I don’t use the word ‘cultivate’ lightly, I use it after much thought.
Cultivate has a few different definitions, and there are a couple that speak to me:
I don’t think (at least for me) that focus is something you can simply switch on and off – until you are very well practised in it that is. In fact, I’m not sure (once again, at least for me) that you can ever get to the stage where you can quickly and simply flick the focus switch.
Focus is something that doesn’t seem to come naturally to me for just any old task. Especially ones that are undertaken alone.
In a group setting focus is much easier for me. I tune in to what people are saying and time flows effortlessly. I’ve never had a problem focusing in a classroom, a yoga studio or a meeting room.
It’s when I am alone, with a task at hand, that procrastination and distraction become apparent. Very apparent.
As luck would have it, I’m alone most of the day – working from home in my own business. I also have many tasks to focus on, my own projects and client work.
Client work comes a little easier for me. I have deadlines (and I’m 110% deadline orientated). I have someone to answer to. And I feel passionate about doing a great job. Even then, on most days, focus doesn’t come easily. It’s something I have to work for.
When it comes to my own work, projects for my business and things like writing blog posts… Well, it’s a hard slog. Because distraction is easy. Scrolling through a social media feed doesn’t ask much of me. Losing time down a Wikipedia black hole doesn’t stretch me or my attention span. It’s easy to be distracted. It’s harder to ‘do the work’.
Is this resonating with you?
For the longest time, the phrase ‘do the work’ was one I heard a lot, but one that confused me. I wasn’t really sure what it meant. It got bandied about a lot, but no one was really telling me what ‘the work’ was.
I’d have days where I thought I knew exactly what ‘the work’ was. I was doing it. Kicking goals. But then the next day I’d once again feel like I didn’t understand it at all.
It’s only been recently that I think I’m shining a light on what ‘the work’ truly is. It’s deep work.
Professor Cal Newport describes deep work as, “the ability to focus without distraction on a cognitively demanding task.
“It’s a skill that allows you to quickly master complicated information and produce better results in less time.”
OH! So, that’s what ‘doing the work’ means. Gotcha.
Deep work is still something I’m new to. If you follow me on Facebook you know I’m working my way through Newport’s book on this subject right now.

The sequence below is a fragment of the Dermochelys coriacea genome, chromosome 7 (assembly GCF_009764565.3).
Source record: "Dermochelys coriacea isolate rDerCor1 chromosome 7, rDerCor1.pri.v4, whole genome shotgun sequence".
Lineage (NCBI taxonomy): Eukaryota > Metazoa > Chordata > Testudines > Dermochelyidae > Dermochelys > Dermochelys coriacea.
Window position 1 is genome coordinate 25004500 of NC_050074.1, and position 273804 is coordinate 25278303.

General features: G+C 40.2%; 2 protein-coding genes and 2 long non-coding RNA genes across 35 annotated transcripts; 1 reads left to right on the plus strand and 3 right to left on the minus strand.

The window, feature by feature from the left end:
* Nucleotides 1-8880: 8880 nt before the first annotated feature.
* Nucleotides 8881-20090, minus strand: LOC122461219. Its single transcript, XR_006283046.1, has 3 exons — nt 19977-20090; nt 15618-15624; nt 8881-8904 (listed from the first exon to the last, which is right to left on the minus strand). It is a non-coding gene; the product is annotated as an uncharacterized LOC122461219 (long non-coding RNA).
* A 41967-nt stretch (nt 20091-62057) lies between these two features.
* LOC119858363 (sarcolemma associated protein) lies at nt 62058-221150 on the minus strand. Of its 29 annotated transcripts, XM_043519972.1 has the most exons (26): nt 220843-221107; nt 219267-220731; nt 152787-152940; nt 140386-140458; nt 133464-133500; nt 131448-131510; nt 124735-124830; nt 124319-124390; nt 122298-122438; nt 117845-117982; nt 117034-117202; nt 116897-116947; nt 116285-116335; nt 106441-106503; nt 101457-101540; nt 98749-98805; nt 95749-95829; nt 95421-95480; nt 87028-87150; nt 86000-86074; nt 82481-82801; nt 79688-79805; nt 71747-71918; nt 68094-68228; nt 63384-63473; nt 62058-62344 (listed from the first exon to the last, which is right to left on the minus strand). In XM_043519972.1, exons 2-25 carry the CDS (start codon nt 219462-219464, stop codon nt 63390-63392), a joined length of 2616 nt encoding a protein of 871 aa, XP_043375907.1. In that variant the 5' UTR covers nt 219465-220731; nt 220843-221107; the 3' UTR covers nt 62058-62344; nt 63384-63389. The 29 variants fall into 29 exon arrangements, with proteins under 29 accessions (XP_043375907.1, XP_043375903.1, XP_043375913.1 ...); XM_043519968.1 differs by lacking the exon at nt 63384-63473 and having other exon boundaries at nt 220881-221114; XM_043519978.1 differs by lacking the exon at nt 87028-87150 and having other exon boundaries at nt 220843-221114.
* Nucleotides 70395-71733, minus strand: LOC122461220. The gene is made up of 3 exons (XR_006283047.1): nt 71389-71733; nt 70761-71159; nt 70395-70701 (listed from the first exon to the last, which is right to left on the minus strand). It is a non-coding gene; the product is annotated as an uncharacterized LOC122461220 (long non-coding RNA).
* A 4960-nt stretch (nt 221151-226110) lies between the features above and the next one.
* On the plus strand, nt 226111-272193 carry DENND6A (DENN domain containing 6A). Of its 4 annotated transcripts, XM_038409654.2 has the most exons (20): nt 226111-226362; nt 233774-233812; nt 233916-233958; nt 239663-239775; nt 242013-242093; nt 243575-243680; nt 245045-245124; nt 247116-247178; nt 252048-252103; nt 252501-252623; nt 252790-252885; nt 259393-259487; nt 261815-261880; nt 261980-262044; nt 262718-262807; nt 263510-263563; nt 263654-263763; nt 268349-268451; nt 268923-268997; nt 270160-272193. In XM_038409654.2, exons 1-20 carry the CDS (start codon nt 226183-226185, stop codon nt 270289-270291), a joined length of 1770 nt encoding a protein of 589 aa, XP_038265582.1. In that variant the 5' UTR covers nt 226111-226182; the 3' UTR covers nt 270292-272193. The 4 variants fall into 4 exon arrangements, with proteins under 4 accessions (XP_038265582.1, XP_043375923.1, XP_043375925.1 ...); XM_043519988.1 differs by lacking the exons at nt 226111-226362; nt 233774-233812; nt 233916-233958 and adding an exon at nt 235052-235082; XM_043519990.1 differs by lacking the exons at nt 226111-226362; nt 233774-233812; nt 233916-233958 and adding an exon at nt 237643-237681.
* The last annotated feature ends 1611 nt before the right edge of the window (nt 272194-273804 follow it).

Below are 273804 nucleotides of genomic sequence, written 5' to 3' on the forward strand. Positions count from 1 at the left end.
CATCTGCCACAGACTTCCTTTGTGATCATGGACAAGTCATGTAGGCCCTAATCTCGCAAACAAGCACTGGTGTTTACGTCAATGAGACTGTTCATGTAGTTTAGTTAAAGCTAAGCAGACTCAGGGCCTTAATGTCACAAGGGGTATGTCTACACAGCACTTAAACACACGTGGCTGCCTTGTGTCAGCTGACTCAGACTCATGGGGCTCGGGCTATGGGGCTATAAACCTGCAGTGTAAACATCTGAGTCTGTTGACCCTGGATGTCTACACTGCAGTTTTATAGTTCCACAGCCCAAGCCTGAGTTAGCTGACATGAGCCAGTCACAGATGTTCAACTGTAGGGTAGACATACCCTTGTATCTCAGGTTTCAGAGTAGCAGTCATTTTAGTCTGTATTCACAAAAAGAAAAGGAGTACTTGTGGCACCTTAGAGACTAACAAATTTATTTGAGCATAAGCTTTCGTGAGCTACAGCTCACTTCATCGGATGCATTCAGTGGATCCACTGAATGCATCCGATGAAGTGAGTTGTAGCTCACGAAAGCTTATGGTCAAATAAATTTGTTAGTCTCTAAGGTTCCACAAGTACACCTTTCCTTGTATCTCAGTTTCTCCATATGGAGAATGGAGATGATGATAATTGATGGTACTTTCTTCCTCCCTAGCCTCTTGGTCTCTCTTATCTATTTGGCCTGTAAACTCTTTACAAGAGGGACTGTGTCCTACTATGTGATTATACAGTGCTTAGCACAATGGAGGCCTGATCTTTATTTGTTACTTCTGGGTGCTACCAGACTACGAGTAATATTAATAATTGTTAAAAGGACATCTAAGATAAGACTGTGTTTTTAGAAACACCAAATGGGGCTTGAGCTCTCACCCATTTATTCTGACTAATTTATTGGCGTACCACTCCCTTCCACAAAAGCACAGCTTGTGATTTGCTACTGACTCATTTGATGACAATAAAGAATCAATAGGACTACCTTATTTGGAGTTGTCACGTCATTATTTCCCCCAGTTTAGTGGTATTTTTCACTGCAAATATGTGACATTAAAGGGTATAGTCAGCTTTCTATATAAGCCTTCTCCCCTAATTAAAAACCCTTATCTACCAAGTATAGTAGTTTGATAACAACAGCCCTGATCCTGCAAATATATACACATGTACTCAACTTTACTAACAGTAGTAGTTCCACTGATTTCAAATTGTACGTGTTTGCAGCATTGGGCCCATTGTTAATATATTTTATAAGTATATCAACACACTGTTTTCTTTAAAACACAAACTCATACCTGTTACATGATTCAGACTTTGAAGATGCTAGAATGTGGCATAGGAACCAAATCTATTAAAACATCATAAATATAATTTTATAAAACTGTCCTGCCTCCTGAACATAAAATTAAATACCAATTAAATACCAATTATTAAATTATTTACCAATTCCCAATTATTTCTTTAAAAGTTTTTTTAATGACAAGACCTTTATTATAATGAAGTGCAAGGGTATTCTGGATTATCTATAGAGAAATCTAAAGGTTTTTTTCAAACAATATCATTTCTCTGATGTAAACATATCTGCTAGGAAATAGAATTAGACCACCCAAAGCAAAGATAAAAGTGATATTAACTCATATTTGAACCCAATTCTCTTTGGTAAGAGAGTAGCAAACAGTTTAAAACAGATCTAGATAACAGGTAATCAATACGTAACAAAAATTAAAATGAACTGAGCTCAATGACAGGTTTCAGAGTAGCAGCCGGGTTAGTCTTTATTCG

But it was before I’d even heard of deep work that I knew I needed to cultivate focus. And for me, hand in hand with focus comes motivation. Or is it motivation that comes first? Chicken or the egg. What I do know is that motivation breeds powerful rationalisation behind focus. It eggs it on (excuse the pun). So it makes sense that motivation is something else I’m delving into.
As I’ve alluded to, I’m not even close to closing off this focus chapter of research for myself. It’s something I’m going to continue to look at. But I’ve come across something I’d like to share with you now, knowing that I will in the future have much more to say on this subject.
I’m slightly obsessed with knowing all about other people’s routines. How do they start their morning? What is it they do before entering the creative cave? What does their work day look like?
I’m slightly obsessed because I know routine is very important to cultivating focus. People do these things to hone their minds. To shine a spotlight on what’s important. To focus on doing the work.
I think routines are basically made up of two things. What you DO do, and what you DON’T do. For example, you do take a run first thing in the morning and you don’t check your social media feeds till afterwards.
As someone lucky enough to have (mostly) full control over what my day looks like, I’m in a privileged position to design a routine that works perfectly for me. A routine that cultivates focus. So that’s what I’m working on. And, of course, I’ll report back.
Now I’d love to hear from you – what does ‘cultivating focus’ mean to you? How do you do it? Let me know in the comment section below.